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Growth of early continental crust by partial melting of eclogite

Rapp, Robert; Shimizu, Nobumichi; Norman, Marc

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The tectonic setting in which the first continental crust formed, and the extent to which modern processes of arc magmatism at convergent plate margins were operative on the early Earth, are matters of debate. Geochemical studies have shown that felsic rocks in both Archaean high-grade metamorphic ('grey gneiss') and low-grade granite-greenstone terranes are comprised dominantly of sodium-rich granitoids of the tonalite-trondhjemite-granodiorite (TTG) suite of rocks. Here we present direct...[Show more]

dc.contributor.authorRapp, Robert
dc.contributor.authorShimizu, Nobumichi
dc.contributor.authorNorman, Marc
dc.date.accessioned2015-12-13T22:36:51Z
dc.date.available2015-12-13T22:36:51Z
dc.identifier.issn0028-0836
dc.identifier.urihttp://hdl.handle.net/1885/76973
dc.description.abstractThe tectonic setting in which the first continental crust formed, and the extent to which modern processes of arc magmatism at convergent plate margins were operative on the early Earth, are matters of debate. Geochemical studies have shown that felsic rocks in both Archaean high-grade metamorphic ('grey gneiss') and low-grade granite-greenstone terranes are comprised dominantly of sodium-rich granitoids of the tonalite-trondhjemite-granodiorite (TTG) suite of rocks. Here we present direct experimental evidence showing that partial melting of hydrous basalt in the eclogite facies produces granitoid liquids with major- and trace-element compositions equivalent to Archaean TTG, including the low Nb/Ta and high Zr/Sm ratios of 'average' Archaean TTG, but from a source with initially subchondritic Nb/Ta. In modern environments, basalts with low Nb/Ta form by partial melting of subduction-modified depleted mantle, notably in intraoceanic arc settings in the forearc and back-arc regimes. These observations suggest that TTG magmatism may have taken place beneath granite-greenstone complexes developing along Archaean intraoceanic island arcs by imbricate thrust-stacking and tectonic accretion of a diversity of subduction-related terranes. Partial melting accompanying dehydration of these generally basaltic source materials at the base of thickened, 'arc -like' crust would produce compositionally appropriate TTG granitoids in equilibrium with eclogite residues.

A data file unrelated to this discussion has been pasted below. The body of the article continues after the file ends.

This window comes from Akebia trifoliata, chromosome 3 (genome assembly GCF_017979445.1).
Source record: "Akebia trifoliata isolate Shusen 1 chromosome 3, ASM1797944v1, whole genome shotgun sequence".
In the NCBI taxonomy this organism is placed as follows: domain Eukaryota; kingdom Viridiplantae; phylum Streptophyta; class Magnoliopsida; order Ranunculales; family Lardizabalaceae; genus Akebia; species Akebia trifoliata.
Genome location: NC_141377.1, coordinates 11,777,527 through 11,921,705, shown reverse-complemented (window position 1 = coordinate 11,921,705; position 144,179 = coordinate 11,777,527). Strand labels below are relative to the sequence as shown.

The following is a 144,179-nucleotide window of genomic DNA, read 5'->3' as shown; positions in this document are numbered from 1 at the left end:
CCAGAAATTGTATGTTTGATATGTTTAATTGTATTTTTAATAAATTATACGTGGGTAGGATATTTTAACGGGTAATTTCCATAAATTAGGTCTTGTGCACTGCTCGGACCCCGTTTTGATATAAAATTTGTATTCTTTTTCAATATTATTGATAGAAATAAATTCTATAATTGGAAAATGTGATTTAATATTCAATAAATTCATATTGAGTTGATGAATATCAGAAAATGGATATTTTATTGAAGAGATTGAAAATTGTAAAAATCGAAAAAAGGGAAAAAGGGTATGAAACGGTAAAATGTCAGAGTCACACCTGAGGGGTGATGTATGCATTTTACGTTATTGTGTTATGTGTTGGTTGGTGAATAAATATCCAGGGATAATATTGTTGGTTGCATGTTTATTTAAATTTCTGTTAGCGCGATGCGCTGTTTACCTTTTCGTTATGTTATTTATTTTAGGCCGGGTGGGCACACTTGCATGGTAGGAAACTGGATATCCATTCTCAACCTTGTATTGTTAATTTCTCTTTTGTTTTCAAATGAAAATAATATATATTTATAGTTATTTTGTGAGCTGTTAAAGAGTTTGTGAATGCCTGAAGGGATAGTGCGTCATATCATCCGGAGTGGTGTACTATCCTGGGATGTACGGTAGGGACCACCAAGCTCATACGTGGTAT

dc.publisherMacmillan Publishers Ltd
dc.sourceNature
dc.subjectKeywords: Earth (planet); Granite; Rocks; Partial melting; Geochemistry; niobium; samarium; sodium; tantalum; zirconium derivative; continental crust; crustal evolution; eclogite; partial melting; article; chemical composition; eclogite; geochemical analysis; geogr
dc.titleGrowth of early continental crust by partial melting of eclogite
dc.typeJournal article
local.description.notesImported from ARIES
local.description.refereedYes
local.identifier.citationvolume425
dc.date.issued2003
local.identifier.absfor040299 - Geochemistry not elsewhere classified
local.identifier.ariespublicationMigratedxPub5807
local.type.statusPublished Version
local.contributor.affiliationRapp, Robert, State University of New York
local.contributor.affiliationShimizu, Nobumichi , Woods Hole Oceanographic Institution
local.contributor.affiliationNorman, Marc, College of Physical and Mathematical Sciences, ANU
local.bibliographicCitation.startpage605
local.bibliographicCitation.lastpage609
local.identifier.doi10.1038/nature02031
dc.date.updated2015-12-11T09:33:51Z
local.identifier.scopusID2-s2.0-0142041485
CollectionsANU Research Publications

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